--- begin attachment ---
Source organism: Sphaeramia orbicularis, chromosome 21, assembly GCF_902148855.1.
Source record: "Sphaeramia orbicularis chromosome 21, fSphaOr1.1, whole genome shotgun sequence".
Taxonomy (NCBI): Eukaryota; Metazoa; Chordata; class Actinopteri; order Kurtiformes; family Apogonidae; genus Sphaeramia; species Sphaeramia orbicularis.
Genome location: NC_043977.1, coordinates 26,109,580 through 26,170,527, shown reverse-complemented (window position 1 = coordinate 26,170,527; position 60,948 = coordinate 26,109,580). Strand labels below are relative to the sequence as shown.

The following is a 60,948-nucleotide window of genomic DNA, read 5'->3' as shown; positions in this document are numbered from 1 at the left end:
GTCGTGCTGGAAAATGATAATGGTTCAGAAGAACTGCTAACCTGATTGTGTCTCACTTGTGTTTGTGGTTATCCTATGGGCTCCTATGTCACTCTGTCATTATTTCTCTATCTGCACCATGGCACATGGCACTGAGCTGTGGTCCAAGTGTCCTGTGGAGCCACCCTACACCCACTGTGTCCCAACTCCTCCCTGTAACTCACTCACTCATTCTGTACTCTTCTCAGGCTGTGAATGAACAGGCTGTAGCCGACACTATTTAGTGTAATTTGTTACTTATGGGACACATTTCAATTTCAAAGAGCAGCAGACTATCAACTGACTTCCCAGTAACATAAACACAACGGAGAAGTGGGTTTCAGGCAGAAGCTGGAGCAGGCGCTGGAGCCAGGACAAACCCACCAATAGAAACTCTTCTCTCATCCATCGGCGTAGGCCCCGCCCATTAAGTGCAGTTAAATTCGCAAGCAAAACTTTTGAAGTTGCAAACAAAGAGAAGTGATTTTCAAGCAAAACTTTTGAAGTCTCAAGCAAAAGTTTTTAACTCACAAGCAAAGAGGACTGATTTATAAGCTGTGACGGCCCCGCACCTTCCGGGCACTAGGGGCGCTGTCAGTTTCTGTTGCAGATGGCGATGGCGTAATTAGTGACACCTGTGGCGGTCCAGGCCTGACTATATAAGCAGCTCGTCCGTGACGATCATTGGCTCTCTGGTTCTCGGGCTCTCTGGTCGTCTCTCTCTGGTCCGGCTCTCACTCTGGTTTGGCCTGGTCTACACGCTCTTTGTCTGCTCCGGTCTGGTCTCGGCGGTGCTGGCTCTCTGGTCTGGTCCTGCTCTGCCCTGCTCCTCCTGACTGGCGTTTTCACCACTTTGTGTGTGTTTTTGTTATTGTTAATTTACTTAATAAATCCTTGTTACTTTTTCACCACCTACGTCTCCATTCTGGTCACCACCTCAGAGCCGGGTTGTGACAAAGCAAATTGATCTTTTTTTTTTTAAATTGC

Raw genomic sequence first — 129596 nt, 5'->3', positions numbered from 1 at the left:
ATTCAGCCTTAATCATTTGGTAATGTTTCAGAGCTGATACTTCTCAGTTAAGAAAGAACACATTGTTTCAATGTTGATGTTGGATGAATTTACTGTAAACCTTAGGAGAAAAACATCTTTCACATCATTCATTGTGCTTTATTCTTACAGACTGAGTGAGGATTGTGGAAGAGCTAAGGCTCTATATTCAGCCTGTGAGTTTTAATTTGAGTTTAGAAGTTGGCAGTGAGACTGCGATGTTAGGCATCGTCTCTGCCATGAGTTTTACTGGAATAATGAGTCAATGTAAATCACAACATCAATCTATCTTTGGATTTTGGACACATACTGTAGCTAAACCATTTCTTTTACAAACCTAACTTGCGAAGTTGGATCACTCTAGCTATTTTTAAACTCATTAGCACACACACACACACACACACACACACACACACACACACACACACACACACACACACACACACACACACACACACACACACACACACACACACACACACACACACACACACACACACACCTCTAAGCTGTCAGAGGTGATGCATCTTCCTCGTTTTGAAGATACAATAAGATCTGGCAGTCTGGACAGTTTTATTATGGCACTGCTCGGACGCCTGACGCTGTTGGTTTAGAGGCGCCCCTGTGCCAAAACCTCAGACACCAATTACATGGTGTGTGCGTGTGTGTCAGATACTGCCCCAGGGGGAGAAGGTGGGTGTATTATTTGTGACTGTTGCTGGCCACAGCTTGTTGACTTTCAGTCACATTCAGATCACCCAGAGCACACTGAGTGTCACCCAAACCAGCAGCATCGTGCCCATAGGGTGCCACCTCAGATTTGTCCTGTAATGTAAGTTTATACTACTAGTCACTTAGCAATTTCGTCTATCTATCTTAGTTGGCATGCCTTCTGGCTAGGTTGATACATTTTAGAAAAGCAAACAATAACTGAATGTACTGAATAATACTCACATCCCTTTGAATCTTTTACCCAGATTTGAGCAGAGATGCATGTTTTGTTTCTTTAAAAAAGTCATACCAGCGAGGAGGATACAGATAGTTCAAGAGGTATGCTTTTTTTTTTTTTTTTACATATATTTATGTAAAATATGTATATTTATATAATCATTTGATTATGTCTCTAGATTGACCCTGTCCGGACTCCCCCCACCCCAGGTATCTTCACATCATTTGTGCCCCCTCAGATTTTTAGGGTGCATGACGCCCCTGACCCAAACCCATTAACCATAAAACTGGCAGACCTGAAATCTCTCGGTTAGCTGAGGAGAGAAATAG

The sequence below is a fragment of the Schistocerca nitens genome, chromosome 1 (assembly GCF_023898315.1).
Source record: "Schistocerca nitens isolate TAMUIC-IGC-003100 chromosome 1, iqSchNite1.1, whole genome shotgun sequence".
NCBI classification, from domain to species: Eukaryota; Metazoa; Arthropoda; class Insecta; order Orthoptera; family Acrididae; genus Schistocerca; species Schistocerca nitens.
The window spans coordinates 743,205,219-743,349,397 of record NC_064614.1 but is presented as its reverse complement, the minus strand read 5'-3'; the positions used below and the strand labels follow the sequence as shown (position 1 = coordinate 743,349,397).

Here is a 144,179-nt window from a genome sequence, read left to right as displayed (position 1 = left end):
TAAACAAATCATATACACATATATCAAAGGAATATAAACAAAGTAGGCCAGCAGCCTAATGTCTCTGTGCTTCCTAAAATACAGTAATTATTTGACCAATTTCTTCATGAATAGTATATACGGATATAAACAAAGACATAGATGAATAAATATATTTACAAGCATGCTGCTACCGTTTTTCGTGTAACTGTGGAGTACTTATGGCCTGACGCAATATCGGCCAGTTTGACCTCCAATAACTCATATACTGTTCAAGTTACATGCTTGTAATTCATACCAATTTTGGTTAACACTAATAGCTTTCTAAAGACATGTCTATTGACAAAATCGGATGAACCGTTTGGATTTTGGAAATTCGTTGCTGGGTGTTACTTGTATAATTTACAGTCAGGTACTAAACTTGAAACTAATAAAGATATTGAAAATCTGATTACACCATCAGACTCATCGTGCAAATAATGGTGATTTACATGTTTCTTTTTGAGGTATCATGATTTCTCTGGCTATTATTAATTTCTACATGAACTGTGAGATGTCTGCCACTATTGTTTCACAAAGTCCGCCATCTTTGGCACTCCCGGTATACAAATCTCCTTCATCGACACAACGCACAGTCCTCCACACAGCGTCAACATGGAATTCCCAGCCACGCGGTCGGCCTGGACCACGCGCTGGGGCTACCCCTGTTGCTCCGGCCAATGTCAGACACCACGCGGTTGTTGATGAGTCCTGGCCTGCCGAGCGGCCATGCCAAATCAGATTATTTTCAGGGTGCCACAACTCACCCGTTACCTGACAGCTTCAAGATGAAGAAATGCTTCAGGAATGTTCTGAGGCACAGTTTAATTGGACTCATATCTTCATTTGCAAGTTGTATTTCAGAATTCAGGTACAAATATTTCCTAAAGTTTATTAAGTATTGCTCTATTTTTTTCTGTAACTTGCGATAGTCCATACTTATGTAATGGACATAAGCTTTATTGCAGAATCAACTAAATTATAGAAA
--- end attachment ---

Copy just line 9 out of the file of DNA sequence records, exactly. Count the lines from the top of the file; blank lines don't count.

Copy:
The sequence below is a fragment of the Schistocerca nitens genome, chromosome 1 (assembly GCF_023898315.1).